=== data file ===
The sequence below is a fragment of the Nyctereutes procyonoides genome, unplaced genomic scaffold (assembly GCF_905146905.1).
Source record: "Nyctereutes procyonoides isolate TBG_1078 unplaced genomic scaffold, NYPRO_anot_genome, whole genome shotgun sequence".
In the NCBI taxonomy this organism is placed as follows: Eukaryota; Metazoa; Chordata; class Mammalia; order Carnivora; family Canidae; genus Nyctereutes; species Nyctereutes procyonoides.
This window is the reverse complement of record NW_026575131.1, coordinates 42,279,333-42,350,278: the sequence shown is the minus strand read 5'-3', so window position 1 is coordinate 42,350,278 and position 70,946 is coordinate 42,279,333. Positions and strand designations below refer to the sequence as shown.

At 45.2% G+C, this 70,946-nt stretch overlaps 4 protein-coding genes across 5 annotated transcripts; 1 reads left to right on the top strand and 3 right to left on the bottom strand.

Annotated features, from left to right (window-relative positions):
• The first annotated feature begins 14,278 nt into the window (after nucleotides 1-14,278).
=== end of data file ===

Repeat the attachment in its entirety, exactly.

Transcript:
The sequence below is a fragment of the Nyctereutes procyonoides genome, unplaced genomic scaffold (assembly GCF_905146905.1).
Source record: "Nyctereutes procyonoides isolate TBG_1078 unplaced genomic scaffold, NYPRO_anot_genome, whole genome shotgun sequence".
In the NCBI taxonomy this organism is placed as follows: Eukaryota; Metazoa; Chordata; class Mammalia; order Carnivora; family Canidae; genus Nyctereutes; species Nyctereutes procyonoides.
This window is the reverse complement of record NW_026575131.1, coordinates 42,279,333-42,350,278: the sequence shown is the minus strand read 5'-3', so window position 1 is coordinate 42,350,278 and position 70,946 is coordinate 42,279,333. Positions and strand designations below refer to the sequence as shown.

At 45.2% G+C, this 70,946-nt stretch overlaps 4 protein-coding genes across 5 annotated transcripts; 1 reads left to right on the top strand and 3 right to left on the bottom strand.

Annotated features, from left to right (window-relative positions):
• The first annotated feature begins 14,278 nt into the window (after nucleotides 1-14,278).